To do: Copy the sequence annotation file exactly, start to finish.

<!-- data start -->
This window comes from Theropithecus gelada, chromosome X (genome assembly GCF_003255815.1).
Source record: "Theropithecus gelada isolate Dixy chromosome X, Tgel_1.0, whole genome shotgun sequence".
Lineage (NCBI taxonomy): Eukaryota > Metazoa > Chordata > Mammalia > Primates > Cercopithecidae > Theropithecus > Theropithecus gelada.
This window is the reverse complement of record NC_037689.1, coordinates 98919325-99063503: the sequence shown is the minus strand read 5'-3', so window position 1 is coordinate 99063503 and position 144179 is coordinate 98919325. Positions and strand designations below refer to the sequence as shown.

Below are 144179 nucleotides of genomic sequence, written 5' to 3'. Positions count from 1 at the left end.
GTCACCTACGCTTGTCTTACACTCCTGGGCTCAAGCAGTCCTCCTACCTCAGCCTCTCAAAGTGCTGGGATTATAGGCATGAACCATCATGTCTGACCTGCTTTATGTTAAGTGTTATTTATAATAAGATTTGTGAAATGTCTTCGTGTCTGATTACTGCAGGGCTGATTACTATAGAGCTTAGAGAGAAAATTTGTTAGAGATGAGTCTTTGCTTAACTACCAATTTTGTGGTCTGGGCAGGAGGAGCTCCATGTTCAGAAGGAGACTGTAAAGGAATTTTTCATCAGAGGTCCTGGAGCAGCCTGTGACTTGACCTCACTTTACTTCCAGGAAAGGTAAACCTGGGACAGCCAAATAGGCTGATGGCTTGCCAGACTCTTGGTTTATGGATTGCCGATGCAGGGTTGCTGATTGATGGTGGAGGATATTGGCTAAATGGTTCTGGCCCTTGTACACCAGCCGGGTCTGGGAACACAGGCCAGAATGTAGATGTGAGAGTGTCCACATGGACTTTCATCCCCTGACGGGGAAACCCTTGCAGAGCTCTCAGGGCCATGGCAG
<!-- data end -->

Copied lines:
This window comes from Theropithecus gelada, chromosome X (genome assembly GCF_003255815.1).
Source record: "Theropithecus gelada isolate Dixy chromosome X, Tgel_1.0, whole genome shotgun sequence".
Lineage (NCBI taxonomy): Eukaryota > Metazoa > Chordata > Mammalia > Primates > Cercopithecidae > Theropithecus > Theropithecus gelada.
This window is the reverse complement of record NC_037689.1, coordinates 98919325-99063503: the sequence shown is the minus strand read 5'-3', so window position 1 is coordinate 99063503 and position 144179 is coordinate 98919325. Positions and strand designations below refer to the sequence as shown.

Below are 144179 nucleotides of genomic sequence, written 5' to 3'. Positions count from 1 at the left end.
GTCACCTACGCTTGTCTTACACTCCTGGGCTCAAGCAGTCCTCCTACCTCAGCCTCTCAAAGTGCTGGGATTATAGGCATGAACCATCATGTCTGACCTGCTTTATGTTAAGTGTTATTTATAATAAGATTTGTGAAATGTCTTCGTGTCTGATTACTGCAGGGCTGATTACTATAGAGCTTAGAGAGAAAATTTGTTAGAGATGAGTCTTTGCTTAACTACCAATTTTGTGGTCTGGGCAGGAGGAGCTCCATGTTCAGAAGGAGACTGTAAAGGAATTTTTCATCAGAGGTCCTGGAGCAGCCTGTGACTTGACCTCACTTTACTTCCAGGAAAGGTAAACCTGGGACAGCCAAATAGGCTGATGGCTTGCCAGACTCTTGGTTTATGGATTGCCGATGCAGGGTTGCTGATTGATGGTGGAGGATATTGGCTAAATGGTTCTGGCCCTTGTACACCAGCCGGGTCTGGGAACACAGGCCAGAATGTAGATGTGAGAGTGTCCACATGGACTTTCATCCCCTGACGGGGAAACCCTTGCAGAGCTCTCAGGGCCATGGCAG